• Her research examines the social, economic and political dimensions of globalisation, specifically in areas relating to immigration, the emergence of ‘global cities’ (a term first coined by Sassen), the development of networking technologies and terrorism. Sassen is a prolific writer and author of seminal texts that have received many awards and much critical acclaim. Her publications include The Mobility of Labor and Capital (Cambridge University Press, 1988), The Global City (Princeton University Press, 1991; 2nd ed 2002), Territory, Authority, Rights: From Medieval to Global Assemblages (Princeton University Press, 2006; 2nd ed. 2008) and most recently Expulsions: Brutality and Complexity in the Global Economy (Cambridge, MA: Belknap Press, 2014).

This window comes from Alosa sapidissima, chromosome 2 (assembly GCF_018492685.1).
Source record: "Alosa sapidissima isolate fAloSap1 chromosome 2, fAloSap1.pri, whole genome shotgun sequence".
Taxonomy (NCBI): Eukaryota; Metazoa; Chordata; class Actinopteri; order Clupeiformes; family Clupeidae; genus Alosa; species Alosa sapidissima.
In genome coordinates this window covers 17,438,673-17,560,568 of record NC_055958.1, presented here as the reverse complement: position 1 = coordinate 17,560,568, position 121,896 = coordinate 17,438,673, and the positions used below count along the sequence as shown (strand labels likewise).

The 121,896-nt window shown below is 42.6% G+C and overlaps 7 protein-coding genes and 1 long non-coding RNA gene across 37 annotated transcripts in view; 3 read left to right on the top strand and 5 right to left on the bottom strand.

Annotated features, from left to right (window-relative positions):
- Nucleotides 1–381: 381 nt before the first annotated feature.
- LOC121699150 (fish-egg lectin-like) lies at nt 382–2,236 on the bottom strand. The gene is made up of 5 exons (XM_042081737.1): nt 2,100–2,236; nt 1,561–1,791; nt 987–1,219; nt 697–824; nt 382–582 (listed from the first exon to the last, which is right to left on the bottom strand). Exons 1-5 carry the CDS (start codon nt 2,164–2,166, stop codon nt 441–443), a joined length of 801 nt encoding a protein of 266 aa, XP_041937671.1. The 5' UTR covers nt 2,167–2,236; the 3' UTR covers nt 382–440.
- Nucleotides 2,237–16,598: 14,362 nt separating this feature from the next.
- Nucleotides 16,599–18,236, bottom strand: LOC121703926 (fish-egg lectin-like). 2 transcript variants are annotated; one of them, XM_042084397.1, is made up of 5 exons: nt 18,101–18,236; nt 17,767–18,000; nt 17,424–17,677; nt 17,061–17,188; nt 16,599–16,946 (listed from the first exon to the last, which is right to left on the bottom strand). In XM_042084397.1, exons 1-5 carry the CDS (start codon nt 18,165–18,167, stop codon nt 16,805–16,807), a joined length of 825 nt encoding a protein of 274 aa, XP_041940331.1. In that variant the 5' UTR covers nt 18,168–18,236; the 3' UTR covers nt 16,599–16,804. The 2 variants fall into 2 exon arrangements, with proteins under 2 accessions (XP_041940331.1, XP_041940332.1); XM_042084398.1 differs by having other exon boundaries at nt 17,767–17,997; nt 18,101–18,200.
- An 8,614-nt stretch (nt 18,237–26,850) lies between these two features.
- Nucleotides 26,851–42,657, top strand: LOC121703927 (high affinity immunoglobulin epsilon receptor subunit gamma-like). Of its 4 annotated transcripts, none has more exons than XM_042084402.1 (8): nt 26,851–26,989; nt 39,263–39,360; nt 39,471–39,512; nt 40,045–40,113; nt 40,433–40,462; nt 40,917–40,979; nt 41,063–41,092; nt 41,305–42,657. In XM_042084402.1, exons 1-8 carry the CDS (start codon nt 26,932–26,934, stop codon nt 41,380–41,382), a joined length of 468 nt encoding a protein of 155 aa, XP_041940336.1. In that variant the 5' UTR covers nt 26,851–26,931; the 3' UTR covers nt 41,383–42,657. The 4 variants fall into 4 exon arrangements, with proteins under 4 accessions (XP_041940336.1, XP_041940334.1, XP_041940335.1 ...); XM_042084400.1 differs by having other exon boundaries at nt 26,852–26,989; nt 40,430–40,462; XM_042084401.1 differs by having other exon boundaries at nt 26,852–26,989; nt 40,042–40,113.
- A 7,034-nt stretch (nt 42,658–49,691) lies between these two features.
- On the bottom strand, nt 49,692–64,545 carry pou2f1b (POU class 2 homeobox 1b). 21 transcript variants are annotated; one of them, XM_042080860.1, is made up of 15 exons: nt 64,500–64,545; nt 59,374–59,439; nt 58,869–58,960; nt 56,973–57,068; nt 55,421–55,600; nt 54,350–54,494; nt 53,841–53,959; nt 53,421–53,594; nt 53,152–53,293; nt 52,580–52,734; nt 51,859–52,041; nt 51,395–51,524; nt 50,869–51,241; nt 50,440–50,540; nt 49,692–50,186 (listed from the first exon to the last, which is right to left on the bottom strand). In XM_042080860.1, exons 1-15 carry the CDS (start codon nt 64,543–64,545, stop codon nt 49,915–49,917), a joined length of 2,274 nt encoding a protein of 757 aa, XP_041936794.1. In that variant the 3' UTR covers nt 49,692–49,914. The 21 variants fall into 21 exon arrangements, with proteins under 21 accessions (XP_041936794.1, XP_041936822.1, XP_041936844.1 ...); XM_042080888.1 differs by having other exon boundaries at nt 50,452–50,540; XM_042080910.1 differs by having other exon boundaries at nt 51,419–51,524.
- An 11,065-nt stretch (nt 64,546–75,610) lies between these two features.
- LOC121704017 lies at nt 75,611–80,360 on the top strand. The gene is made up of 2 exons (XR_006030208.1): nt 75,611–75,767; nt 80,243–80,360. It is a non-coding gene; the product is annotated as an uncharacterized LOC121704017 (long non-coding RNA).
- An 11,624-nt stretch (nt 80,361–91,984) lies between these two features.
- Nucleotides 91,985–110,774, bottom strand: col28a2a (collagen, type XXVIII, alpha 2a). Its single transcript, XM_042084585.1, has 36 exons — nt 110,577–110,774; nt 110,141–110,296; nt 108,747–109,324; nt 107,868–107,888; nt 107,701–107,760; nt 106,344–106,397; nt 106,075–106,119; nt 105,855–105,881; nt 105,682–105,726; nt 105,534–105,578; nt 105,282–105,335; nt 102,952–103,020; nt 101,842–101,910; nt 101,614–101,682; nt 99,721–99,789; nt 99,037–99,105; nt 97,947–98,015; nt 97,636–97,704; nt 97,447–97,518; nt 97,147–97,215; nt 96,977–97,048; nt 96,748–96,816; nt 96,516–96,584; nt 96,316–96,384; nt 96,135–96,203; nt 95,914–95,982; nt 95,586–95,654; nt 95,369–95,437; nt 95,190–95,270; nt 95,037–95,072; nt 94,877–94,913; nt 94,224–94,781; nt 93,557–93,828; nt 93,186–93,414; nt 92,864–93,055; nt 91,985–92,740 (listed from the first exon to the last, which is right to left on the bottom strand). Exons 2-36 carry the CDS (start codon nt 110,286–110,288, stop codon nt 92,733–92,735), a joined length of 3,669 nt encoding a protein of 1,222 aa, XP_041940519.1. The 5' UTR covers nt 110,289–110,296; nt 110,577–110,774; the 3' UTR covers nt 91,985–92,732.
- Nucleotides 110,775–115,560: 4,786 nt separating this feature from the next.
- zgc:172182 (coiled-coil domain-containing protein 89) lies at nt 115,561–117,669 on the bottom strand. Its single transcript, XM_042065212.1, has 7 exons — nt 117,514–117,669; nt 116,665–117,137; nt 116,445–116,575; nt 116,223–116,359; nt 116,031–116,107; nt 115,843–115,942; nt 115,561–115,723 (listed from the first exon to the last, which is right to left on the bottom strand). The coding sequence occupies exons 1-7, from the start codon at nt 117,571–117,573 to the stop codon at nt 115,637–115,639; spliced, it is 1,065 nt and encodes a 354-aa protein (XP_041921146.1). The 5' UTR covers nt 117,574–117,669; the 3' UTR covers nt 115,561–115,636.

John Tomaney, Professor of Urban and Regional Planning at the Bartlett School of Planning, University College London.

  • John Tomaney is Professor of Urban and Regional Planning in the Bartlett School of Planning, University College London. He is an Adjunct Professor in the Department of Geography and Environmental Sciences at Monash University, Melbourne; Visiting Professorial Fellow at the University of New South Wales, Sydney; Visiting Professor in CURDS, Newcastle University. He is also a Fellow of the Regional Australia Institute.